• Being low on hitpoints increases your "threat", making it very hard to pull mobs off of you until you or they are dead.

Now there's a wrinkle here. There are spells descriptions that say "reduce threat by X and drop target 3 places on the hate list" or some such. This makes no sense if the hate list is instantaneously updated on every change in threat rating. The implication is that you don't necessarily move ahead of someone the instant you have one more point of threat than they do. Very interesting.

Here's how I think this works. I think the hate list has built-in hysteresis, or resistance to change. In order for you to move up on the hate list, it is insufficient to simply have more threat than the person above you, you must exceed the threat rating of that person by some set margin. It might be percentage based, for example, you might have to exceed the threat rating of the person above you on the hate list by 3 percent before taking over their slot. Or it might be a fixed amount, requiring you to exceed threat rating by 500 threat. Though I really think that it's more of a percentage.

It is a very open question as to what resistance is checked to resist a taunt. There are several possibilities:

  • Taunt is checked against a hidden attribute we shall call "taunt resistance" PC's don't have this attribute for obvious reasons. This would imply that there is no debuff which can make it easier to land taunts. Or,

  • Taunt is checked against mental resistance. There's a certain amount of sense to this. And if true, it would mean that tanks would really like to pull with a chaos-imbued doll (which lowers mental resistance). It's a long cast time, but on the pull, that may be acceptable. Or maybe,

  • Taunt is checked against a resistance that depends on the class of the taunter and the combat art used. Taunting Slap would be checked as a crushing attack. Jeer would be checked versus mental. And so on. Or even maybe,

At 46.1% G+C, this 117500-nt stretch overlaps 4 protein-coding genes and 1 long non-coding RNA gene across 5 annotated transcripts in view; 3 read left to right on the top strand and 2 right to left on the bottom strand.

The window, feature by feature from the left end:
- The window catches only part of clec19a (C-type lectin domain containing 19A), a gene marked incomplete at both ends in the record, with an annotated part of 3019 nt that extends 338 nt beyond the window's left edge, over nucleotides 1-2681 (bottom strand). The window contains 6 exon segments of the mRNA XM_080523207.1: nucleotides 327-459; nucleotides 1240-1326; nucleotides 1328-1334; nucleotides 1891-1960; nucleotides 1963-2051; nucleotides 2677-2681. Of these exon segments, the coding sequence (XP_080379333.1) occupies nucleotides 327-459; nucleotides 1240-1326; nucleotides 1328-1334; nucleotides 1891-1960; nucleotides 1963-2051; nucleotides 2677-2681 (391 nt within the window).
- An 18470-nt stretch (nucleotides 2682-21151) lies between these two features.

• Taunt is resisted with one of the normal spell resistances, but which one depends on the mob. I don't put much stock in this theory, mostly because it doesn't make any sense to me to model things that way. But that isn't really a knock-down argument against it either. It would take extra code to implement this, and I think the idea of "taunt resistance" would probably be superior in most ways.

The existence of hate-list hysteresis (resistance to changes in order) is that it reinforces the need to start dps low, and build it over time. If you pass the tank in threat at the end of a fight, it's much less of a problem than at the beginning. First of all, if the threshold is based on a percentage, then the numbers are much bigger at the end of the fight, and exceeding the threshold is all that much harder. Furthermore, the mob is likely to die before killing you if you get aggro at the end of a fight.

Sunday, February 12, 2006

A Time for Names

My hair's only barely smoldering now, since Gallenite announced the new policy for resolving name conflicts on merging servers. Here's the gist of it, in his words:

When comparing two characters with the same name:
  • If neither character has logged in within the past 60 days, the character that has more played time keeps the name.
  • If one character has logged in within the past 60 days and the other hasn't, the one that has been online most recently keeps the name.